Ishnoelle Chin Richardson was working at the hip West Hollywood spot Soho House when the COVID-19 pandemic hit. Finding himself at a crossroads in his career, the Filipino-born pastry chef kneaded matters into his own hands and launched Baking with Ish in 2020, offering homemade pies and pastries that take the nostalgic flavors of his childhood, but with a modern twist.
Richardson, who simply goes by “Ish,” was born in a small southern province in the Philippines. His mother first moved to the States when he was six. It was during this time when the future entrepreneur learned how to cook by watching two women who helped to raise him – his aunt and grandmother. Fully immersed in the culinary culture of the region at a young age, Richardson grew up with an appreciation for unique flavor profiles, local ingredients and a passion for cooking.
“Being raised Muslim comes with different types of food and beliefs,” he said. “I remember this one type of dish called ‘Patil,’ made with ground chicken braised in soy sauce, ginger, lots of garlic and green onions. I was not into baking until much later, but I loved to watch my aunt bake.”
Richardson eventually moved to the U.S. when he was 17 and worked in post-production. After several years in the industry, while facing personal and professional struggles, he set his sights on his next career move. Driven by memories of cooking with his family in the Philippines, Richardson enrolled in the Culinary Arts program at Le Cordon Bleu.
“It’s funny how it worked out because when I was at the program, I only had a few weeks of pastry class and I also kind of hated it at the time,” Richardson said. “When I started working at my first job (as a pastry cook for Spanish restaurant Playa), I learned how to bake bread, make ice cream and how to temper chocolate. That’s when I discovered that I had a natural talent for baking and that I loved it.”
He further honed his culinary skills with stints at various Los Angeles eateries (where he lives now), including Esters Wine Shop & Bar in Santa Monica as a sous chef. In 2017, Richardson started working at Soho House West Hollywood as a dinner pastry cook. His undeniable talent and hard work eventually landed him an assistant executive pastry chef position at the exclusive club. Then COVID-19 happened.
“That was the end of the road for me,” he said. During the early days of quarantine, Richardson was at home watching his favorite singer Taylor Swift’s concert special on TV. Taking cues from another influential woman in his life, the self-confessed “Swiftie” turned his wildest dreams into reality.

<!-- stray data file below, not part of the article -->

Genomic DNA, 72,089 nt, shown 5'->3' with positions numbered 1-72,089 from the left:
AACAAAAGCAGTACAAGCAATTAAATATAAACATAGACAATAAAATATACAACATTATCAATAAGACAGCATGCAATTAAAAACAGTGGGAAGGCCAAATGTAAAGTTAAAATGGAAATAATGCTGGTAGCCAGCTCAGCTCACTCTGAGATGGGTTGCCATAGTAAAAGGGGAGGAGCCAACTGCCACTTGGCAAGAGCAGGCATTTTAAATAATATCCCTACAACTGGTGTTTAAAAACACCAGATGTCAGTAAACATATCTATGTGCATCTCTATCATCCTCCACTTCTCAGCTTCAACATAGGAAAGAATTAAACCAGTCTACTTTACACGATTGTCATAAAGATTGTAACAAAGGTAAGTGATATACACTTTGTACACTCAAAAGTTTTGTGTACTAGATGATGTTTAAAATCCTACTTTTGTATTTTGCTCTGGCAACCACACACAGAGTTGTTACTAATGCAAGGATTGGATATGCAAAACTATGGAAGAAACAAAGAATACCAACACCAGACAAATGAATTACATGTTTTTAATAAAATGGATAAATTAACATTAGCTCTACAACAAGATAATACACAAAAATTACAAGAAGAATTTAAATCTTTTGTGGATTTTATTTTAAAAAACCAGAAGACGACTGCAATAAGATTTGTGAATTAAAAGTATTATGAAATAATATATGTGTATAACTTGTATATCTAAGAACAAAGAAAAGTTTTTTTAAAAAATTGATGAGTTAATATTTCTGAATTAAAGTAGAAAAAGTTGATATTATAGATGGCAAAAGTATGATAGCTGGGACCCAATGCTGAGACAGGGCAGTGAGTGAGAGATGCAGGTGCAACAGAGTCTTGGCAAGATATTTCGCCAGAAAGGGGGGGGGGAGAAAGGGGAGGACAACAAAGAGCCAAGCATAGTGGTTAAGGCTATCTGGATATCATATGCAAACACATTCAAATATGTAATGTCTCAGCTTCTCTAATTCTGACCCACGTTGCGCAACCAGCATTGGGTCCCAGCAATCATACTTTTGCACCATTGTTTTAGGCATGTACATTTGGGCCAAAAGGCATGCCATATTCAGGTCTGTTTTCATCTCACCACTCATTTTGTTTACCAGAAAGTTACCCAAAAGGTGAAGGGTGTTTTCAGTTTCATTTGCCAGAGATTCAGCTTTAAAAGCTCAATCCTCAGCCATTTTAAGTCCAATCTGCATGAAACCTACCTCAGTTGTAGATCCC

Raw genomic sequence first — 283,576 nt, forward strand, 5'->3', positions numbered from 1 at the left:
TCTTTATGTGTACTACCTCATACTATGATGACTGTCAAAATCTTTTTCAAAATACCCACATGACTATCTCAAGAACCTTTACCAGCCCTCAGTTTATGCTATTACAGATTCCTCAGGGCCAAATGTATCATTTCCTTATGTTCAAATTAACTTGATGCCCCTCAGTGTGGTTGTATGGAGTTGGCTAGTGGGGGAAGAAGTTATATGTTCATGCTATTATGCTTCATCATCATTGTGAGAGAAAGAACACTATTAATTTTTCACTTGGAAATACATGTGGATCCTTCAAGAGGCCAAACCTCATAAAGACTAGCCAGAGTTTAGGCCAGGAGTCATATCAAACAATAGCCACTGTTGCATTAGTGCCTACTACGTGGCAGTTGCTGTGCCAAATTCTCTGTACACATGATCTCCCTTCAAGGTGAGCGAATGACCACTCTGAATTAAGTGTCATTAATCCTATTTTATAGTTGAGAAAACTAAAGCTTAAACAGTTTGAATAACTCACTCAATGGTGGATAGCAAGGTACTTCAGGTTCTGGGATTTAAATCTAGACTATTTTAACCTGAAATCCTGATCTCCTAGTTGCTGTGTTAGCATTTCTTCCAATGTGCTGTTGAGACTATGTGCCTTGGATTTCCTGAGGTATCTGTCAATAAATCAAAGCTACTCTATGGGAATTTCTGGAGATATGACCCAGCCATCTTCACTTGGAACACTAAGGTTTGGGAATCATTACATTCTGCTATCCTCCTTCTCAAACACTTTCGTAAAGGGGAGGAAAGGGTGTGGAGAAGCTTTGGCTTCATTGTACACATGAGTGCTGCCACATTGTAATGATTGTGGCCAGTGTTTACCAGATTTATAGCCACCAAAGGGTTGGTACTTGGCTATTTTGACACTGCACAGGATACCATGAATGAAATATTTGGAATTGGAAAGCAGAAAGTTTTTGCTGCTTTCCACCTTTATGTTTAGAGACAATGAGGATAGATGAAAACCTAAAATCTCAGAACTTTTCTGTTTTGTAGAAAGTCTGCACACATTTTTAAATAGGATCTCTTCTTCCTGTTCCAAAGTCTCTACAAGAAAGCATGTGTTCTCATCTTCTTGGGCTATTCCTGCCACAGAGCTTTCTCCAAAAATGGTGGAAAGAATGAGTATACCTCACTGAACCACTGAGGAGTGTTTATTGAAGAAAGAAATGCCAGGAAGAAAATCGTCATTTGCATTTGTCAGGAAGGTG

“I thought that I needed to follow my dreams, just like her,” he said. “The following day, I started the Baking with Ish Instagram and it went from there.” Richardson began posting photos of his baked creations, including his Ube Cheese Pandesal, a traditional Filipino bread roll flavored with the sweet, earthy taste of the purple yam and oozing with the salty goodness of melted cheese. Since then, Baking with Ish has expanded to include Ube Cheese Pie, Ube Crème Brulee Donuts, Pinipig Chocolate Chip Cookies, and seasonal pies on the menu.
To get the authentic flavors of his pies and pastries, Richardson shops at local markets and the Filipino grocery store Seafood City. He sources his flour from the Tehachapi Heritage Grain Project, a Southern California organization that aims to produce and supply heritage grains in a cost-effective way.
“I love doing something with my Filipino background,” he said of his home-based business. “I always come up with something people are familiar with, but I try to execute them differently. Like in the Filipino community, they are familiar with Cassava cake, but I turned it into a pie.”
Richardson’s work has even caught attention outside of his local community. His cakes were featured in a fashion spread for Vogue Italia, and Baking with Ish was voted one of Thrillist’s best pie shops in the city two years in a row. Baking with Ish ships now nationwide and currently has a pop-up shop at Blossom Market Hall in San Gabriel, CA.
“I know it might sound bad, but the pandemic opened doors for me,” Richardson said. “I remind myself that’s the reason why I started believing in myself and making things that I love.”
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